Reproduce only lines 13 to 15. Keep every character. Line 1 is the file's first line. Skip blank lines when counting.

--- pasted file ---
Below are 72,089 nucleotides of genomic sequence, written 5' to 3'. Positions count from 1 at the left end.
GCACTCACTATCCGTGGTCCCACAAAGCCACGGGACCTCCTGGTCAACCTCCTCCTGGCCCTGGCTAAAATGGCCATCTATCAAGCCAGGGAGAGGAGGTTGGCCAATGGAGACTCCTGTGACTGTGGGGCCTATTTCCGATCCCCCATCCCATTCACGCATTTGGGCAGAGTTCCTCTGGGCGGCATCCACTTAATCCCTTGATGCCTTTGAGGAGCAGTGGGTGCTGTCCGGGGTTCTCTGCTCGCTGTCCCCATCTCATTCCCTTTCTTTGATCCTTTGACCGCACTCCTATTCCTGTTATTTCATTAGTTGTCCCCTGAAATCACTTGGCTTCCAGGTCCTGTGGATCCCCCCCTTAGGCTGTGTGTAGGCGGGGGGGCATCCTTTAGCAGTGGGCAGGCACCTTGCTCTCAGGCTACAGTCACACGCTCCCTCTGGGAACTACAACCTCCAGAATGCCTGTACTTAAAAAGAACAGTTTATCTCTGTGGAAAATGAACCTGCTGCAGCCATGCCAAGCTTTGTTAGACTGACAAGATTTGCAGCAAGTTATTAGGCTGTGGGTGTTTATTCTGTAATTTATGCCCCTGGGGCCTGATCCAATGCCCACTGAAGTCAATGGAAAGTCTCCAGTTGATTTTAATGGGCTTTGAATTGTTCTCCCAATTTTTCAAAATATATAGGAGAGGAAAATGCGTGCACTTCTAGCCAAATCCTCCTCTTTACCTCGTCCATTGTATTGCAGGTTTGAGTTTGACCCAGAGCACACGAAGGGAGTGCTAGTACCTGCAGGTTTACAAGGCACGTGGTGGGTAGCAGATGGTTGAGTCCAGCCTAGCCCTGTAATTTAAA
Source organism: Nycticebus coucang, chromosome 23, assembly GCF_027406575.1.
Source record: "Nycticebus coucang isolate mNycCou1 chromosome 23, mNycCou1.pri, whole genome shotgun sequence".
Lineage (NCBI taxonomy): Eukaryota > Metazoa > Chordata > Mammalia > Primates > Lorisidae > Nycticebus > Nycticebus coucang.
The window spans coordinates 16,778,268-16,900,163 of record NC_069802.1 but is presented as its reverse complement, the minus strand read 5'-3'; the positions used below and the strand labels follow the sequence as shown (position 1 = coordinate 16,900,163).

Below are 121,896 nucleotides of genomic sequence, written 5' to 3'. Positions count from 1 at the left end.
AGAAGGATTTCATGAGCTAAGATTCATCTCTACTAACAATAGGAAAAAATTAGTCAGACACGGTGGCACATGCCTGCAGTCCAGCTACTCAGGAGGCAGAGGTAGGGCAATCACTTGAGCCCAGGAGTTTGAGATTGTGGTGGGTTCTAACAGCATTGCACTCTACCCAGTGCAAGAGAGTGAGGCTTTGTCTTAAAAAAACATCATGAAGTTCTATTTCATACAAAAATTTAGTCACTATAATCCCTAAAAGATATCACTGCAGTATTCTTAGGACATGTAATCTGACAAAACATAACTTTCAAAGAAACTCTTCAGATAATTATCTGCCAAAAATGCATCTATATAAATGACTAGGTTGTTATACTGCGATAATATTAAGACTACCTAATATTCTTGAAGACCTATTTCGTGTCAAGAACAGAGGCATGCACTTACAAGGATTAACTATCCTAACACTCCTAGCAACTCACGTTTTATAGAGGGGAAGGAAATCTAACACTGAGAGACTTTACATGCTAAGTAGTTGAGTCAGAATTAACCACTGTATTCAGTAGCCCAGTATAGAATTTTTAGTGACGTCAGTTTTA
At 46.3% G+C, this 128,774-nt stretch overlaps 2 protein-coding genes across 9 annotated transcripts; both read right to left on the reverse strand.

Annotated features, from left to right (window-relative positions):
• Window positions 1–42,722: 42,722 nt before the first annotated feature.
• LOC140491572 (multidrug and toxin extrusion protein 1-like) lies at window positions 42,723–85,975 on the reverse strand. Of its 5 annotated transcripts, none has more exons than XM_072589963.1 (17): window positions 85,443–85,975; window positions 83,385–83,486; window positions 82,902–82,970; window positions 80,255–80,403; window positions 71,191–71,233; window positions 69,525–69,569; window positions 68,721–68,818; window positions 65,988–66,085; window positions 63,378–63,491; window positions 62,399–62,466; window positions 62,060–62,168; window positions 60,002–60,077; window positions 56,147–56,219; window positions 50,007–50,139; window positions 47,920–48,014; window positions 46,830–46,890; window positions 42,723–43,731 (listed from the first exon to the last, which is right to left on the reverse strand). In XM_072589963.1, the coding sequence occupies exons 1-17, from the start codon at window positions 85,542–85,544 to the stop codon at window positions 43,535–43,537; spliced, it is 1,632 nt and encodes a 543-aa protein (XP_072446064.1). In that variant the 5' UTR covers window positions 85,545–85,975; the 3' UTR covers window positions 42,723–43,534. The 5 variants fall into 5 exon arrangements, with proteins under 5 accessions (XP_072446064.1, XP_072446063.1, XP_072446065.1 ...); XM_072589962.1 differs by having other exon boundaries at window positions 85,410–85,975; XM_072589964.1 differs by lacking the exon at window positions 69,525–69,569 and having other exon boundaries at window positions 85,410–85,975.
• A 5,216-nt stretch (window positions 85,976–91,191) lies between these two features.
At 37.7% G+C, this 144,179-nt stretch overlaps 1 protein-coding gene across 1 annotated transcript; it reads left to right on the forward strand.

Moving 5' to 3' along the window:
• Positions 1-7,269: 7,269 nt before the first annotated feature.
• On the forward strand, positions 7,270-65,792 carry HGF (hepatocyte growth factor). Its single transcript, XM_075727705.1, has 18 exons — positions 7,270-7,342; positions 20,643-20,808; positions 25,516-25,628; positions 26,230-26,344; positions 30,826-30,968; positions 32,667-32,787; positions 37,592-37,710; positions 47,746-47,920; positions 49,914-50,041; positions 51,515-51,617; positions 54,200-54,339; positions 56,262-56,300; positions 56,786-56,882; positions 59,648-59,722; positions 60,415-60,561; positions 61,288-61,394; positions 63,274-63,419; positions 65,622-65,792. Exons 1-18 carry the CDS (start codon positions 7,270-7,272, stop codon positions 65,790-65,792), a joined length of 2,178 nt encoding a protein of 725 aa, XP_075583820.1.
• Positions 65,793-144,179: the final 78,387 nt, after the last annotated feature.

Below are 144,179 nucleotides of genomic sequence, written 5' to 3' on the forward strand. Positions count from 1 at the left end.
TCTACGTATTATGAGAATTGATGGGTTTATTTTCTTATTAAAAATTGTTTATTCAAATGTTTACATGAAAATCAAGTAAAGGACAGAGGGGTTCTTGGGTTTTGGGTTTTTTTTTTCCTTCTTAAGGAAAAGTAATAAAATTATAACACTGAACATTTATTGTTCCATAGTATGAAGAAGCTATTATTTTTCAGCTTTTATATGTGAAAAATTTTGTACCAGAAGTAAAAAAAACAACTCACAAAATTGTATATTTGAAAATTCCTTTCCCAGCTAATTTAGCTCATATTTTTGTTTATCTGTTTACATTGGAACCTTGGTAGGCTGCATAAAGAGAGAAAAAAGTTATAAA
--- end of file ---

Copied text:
• A 5,216-nt stretch (window positions 85,976–91,191) lies between these two features.
At 37.7% G+C, this 144,179-nt stretch overlaps 1 protein-coding gene across 1 annotated transcript; it reads left to right on the forward strand.

Moving 5' to 3' along the window: